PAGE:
Although the method above is reliable, it can impose a significant performance penalty on an app that needs to verify a high volume of addresses. For example, if the app collects user email addresses to populate a mailing list, which then needs en-masse address verification before use, telnet-based verification isn't practical.
In those kinds of situations, it's better to rely on a third-party email verification system accessed via API. There are a variety of vendors that offer this since email validation is a mission-critical task for today's businesses. The trick is to locate a vendor whose API access prices won't make the app too expensive to deploy. Popular choices include vendors like Clearout, myEmailVerifier, and QuickEmailVerification.
The good news is that API-based verification services are typically aimed at users with high-volume email checking needs. So, they shouldn't represent too much of a cost barrier for a business that requires one. However, as a developer, it's typically a good idea to leave the vendor choice up to the business commissioning the app—since they may need to use the API elsewhere and have other requirements beyond those of the app itself.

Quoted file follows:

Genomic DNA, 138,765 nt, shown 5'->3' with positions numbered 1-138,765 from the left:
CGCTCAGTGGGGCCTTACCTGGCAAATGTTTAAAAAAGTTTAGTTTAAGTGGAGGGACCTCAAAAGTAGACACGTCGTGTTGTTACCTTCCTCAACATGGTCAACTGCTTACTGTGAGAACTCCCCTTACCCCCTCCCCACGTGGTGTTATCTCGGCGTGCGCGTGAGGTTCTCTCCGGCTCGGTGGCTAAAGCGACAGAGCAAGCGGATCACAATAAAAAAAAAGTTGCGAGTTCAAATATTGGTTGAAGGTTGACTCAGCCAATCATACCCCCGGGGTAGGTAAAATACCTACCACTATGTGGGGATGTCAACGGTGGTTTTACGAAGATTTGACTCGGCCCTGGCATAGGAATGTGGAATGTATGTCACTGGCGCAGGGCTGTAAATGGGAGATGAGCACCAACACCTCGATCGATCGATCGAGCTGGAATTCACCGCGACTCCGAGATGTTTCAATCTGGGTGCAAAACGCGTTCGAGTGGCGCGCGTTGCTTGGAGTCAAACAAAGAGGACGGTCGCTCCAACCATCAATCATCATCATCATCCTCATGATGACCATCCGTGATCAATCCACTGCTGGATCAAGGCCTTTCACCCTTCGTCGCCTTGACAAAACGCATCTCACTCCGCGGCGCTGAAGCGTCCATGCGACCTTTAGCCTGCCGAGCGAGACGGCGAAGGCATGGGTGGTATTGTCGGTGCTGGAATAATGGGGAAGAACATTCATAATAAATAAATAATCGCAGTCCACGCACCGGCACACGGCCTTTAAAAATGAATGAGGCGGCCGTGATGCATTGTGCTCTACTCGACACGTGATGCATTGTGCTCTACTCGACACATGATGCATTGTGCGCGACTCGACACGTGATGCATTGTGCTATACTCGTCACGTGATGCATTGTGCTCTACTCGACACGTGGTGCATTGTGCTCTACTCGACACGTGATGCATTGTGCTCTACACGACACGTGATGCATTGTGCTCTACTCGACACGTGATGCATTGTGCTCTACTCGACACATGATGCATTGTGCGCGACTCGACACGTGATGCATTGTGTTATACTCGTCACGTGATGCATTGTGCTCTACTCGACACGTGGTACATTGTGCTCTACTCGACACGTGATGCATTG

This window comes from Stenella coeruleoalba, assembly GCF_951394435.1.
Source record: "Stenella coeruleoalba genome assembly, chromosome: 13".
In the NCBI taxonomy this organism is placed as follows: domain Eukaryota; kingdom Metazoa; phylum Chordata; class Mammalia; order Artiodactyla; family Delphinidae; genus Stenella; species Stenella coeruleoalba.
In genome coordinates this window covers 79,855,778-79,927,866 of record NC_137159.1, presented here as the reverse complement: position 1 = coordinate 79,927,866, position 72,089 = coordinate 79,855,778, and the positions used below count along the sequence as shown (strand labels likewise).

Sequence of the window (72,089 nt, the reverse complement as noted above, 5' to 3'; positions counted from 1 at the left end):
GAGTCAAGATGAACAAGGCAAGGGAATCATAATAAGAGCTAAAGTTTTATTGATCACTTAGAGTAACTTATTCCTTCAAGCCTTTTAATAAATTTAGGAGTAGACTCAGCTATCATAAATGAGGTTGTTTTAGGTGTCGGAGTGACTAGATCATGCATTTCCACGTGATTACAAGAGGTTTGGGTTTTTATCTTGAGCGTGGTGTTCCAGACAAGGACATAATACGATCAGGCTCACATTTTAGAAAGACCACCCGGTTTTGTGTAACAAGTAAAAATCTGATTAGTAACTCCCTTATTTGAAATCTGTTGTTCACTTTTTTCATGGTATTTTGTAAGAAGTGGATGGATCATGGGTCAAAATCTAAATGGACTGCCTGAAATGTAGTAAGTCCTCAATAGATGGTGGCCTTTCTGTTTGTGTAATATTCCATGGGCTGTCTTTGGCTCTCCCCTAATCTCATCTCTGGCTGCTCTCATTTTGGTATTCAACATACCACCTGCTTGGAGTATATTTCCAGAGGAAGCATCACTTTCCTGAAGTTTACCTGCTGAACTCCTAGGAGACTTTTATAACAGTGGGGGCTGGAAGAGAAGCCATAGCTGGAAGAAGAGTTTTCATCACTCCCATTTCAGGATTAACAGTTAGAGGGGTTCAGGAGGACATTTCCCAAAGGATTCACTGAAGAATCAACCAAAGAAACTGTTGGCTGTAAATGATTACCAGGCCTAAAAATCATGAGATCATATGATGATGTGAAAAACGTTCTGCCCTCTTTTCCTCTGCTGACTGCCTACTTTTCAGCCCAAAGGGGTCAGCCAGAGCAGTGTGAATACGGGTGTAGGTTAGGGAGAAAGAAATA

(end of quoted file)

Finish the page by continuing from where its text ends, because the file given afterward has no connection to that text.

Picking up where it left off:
The bottom line is that email, as a communication tool, isn't going away anytime soon. So, developers will continue to need ways to validate and verify emails for the foreseeable future. The techniques detailed above should fit the vast majority of verification and validation needs. Ranging from simple format checks to more complex 3rd-party API integrations, there's a solution for every application. Hopefully, this will save some developers time when they next encounter a situation that requires such functionality.
Opinions expressed by DZone contributors are their own.